Paleomagnetic results indicate that the Brunhes Epoch (0-0.78 Ma) is possibly located at 26 mbsf in Hole 1054A, with the Jaramillo event (0.99-1.07 Ma) between 27 and 31.5 mbsf. Below 75 mbsf in Hole 1054A, the magnetization signature is weak and difficult to interpret owing to drilling overprints.
Sedimentation rates were 46 m/m.y. in the past 0.5 m.y., 15 m/m.y. between 0.5 and 1.0 Ma, 120 m/m.y. between 1.0 and 2.0 Ma, and 75 m/m.y. between 2.0 Ma and the bottom of the succession at 2.5 Ma. Low sedimentation rates between 0.5 and 1.0 Ma are associated with an interval where there is evidence of removal and redeposition of sediments by bottom currents.
Calcium carbonate contents fluctuate between 30% and 67% with an average value of 46.5%, gradually decreasing with increasing sediment depth. The carbonate cycles probably reflect glacial/interglacial fluctuations. Total organic carbon (TOC) content varies between 0.7% and 1.84% with an average value of 1.2%. Organic C/N ratios between 5 and 10 are indicative of predominantly marine organic material. Results of Rock-Eval analysis indicate that organic matter is thermally immature with respect to petroleum generation.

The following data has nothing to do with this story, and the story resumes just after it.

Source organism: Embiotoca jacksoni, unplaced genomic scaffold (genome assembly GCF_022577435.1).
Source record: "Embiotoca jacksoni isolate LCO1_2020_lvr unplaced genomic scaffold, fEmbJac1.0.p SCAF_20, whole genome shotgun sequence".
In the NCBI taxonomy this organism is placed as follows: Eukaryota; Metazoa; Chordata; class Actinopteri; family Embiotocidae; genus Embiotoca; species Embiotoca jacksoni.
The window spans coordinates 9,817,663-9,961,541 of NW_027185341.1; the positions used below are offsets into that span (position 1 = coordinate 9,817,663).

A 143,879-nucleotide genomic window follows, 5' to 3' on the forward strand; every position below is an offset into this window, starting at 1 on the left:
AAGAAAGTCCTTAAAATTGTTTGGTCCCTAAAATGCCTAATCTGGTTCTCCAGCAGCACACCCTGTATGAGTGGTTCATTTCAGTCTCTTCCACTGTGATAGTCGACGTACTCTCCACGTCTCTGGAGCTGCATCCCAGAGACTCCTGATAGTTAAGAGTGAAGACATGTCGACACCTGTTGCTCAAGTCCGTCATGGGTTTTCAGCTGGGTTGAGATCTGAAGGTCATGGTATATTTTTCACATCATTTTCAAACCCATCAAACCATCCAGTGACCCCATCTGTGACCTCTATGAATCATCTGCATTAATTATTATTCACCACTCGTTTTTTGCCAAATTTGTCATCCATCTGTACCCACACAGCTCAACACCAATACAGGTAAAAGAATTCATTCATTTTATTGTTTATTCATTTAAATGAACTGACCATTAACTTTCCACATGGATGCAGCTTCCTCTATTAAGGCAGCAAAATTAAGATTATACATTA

Pore-water profiles from Site 1054 are typical of sediments in which sulfate reduction and methanogenesis occur. Sulfate concentrations decrease from seawater values at the top of the hole to values less than 1 mM at 48 mbsf. The onset of the methanogenic zone occurs at 48 mbsf, coincident with the level of zero pore-water sulfate. The boundary between sulfate reduction and methanogenesis is very sharp, presumably because utilization of methane by sulfate-reducing bacteria prevents significant diffusive penetration of methane into the overlying sulfate reduction zone. The high C1/C2 ratios and the absence of major contribution of higher molecular weight hydrocarbons suggest that the source for methane is most likely in situ bacterial methanogenesis resulting from decomposition of organic matter in the sediments. Although Site 1054 is located in a well-characterized gas-hydrate area, gradients of chloride are absent, suggesting that gas hydrate was not recovered in cores from Site 1054.